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WASINGTON INSIGHT

From The Times Washington Bureau

BALANCING ACT: As a Senate vote on the balanced-budget amendment draws closer, so too does the head count. Supporters are within two votes of the 67 they need for the required two-thirds approval when the measure comes to a final vote, probably early next month. Three members remain undecided. The measure died in the Senate two years ago, but Republicans, who picked up two seats in the November elections, are pressing the issue with vigor. So far, all 55 GOP senators and 10 of the 45 Democrats favor the amendment, which would mandate a balanced budget by the year 2002 and require a three-fifths vote of both houses of Congress to run a deficit in any future year. The three holdouts are Democratic freshmen--Tim Johnson of South Dakota, Robert Torricelli of New Jersey and Mary Landrieu of Louisiana. Their fence-sitting translates into unusually strong leverage for minority party lawmakers who’ve been in office just six weeks.

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VIRTUAL TRIP: For those who would like to keep up with Secretary of State Madeleine Albright’s around-the-world trip but dislike the idea of traveling on a Nixon-era 707, there is the new State Department home page. Officials say that callers at www.state.gov will get up-to-the-minute reports on Albright’s progress through Europe and Asia. Want something a little more personal? The department invites the public to send Albright e-mail, using the address: secretary@state.gov. Albright won’t actually read every message, State Department spokesman Nicholas Burns said. But she will get a summary and, in some cases, may choose to reply personally. For the rest, Burns said, “They will get a response from the State Department.”

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NEXT ANSWER: Asked frequently about her presidential aspirations for the year 2000, New Jersey Gov. Christine Todd Whitman reflexively answers that she is preoccupied with running her state and winning reelection this year. She may need to work up another response. A new poll gives her nearly a 2-1 lead in the governor’s race over even her best-known potential rival, former Gov. James J. Florio. The poll by Quinnipiac College of Hamden, Conn., shows the first-term Republican incumbent favored by 58% of those polled, compared to 32% for Florio, and with a favorable rating of 52%. So prepare to see a lot more of this moderate whose position on abortion eliminated her as a presidential running mate for GOP nominee Bob Dole last year.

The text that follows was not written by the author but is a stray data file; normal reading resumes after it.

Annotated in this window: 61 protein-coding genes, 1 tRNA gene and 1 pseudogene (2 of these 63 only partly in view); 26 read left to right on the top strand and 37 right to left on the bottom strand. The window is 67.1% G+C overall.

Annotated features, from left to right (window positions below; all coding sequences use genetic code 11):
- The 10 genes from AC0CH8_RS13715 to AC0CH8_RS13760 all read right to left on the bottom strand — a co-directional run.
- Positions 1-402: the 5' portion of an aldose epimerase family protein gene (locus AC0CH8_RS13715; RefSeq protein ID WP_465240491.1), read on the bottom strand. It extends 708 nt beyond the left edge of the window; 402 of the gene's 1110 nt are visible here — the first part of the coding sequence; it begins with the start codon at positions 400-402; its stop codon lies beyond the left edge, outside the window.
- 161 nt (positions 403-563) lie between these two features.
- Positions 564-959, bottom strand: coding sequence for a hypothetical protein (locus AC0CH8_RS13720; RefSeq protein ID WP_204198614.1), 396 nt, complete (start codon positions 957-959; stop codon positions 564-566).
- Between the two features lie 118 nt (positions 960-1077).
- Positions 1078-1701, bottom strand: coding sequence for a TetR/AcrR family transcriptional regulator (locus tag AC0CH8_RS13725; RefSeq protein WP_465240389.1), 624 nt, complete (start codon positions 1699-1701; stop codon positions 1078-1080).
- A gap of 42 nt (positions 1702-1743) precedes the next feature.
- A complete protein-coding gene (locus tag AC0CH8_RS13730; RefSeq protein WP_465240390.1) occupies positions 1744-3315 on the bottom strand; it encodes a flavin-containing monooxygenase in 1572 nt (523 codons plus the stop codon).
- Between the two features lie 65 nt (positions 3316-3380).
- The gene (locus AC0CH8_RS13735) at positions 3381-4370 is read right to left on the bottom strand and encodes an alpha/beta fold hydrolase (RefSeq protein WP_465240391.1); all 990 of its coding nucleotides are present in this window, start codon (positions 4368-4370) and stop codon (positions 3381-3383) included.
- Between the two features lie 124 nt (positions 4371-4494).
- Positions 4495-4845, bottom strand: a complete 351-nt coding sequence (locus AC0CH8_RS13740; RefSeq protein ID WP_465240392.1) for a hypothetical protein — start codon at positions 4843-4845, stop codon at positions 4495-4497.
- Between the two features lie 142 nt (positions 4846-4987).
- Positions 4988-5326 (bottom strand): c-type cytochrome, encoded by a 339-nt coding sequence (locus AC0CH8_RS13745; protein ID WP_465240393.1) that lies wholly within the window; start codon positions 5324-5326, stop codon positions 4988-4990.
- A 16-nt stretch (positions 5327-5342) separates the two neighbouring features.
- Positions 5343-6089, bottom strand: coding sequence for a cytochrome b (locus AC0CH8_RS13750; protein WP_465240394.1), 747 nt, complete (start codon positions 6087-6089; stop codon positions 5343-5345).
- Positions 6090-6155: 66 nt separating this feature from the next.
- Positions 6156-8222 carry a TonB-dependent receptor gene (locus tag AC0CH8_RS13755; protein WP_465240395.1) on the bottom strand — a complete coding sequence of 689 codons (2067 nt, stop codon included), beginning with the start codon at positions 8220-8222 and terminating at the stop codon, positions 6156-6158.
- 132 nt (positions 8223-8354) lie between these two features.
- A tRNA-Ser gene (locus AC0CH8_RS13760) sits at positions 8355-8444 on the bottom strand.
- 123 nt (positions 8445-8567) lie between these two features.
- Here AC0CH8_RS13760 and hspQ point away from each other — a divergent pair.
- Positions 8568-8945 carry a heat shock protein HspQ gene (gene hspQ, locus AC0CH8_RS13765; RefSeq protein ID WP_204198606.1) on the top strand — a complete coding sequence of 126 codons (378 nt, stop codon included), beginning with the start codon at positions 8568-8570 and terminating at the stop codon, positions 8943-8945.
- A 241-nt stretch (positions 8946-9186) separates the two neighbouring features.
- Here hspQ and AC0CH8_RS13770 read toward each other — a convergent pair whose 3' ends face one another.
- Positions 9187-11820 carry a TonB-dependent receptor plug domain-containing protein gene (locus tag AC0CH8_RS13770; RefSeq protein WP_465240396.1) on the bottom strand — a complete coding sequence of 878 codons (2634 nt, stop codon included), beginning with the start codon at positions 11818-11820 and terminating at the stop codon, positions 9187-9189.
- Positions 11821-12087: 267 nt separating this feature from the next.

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CHECKING OUT: Sen. John Glenn’s congressional career appears headed for splashdown. Facing prospects of a tough 1998 reelection battle against well-financed Ohio Republican Gov. George Voinovich, Glenn, 75, has decided not to seek a fourth term, the Cleveland Plain Dealer reports, quoting Democratic Party sources. The Ohio Democrat, who in 1962 became the first American to orbit the Earth, had about one-fifth as much campaign funds on hand as Voinovich at this early date. Glenn’s departure will not be welcomed by his party, which had considered him the best hope for turning back a vigorous Republican challenge for the seat.

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BRIDGE TOO MANY: President Clinton has chattered on about building bridges to the next century. But now one of his senior appointees--one who knows his way around the English language--has apparently decided it’s time to move to a new trope. Defense Secretary William S. Cohen, a part-time novelist and poet, stopped dead in congressional testimony last week before uttering the phrase: “I hate to use the metaphor,” he sighed, then urged House members to help “bridge the gap between where we are and where we ought to be.”


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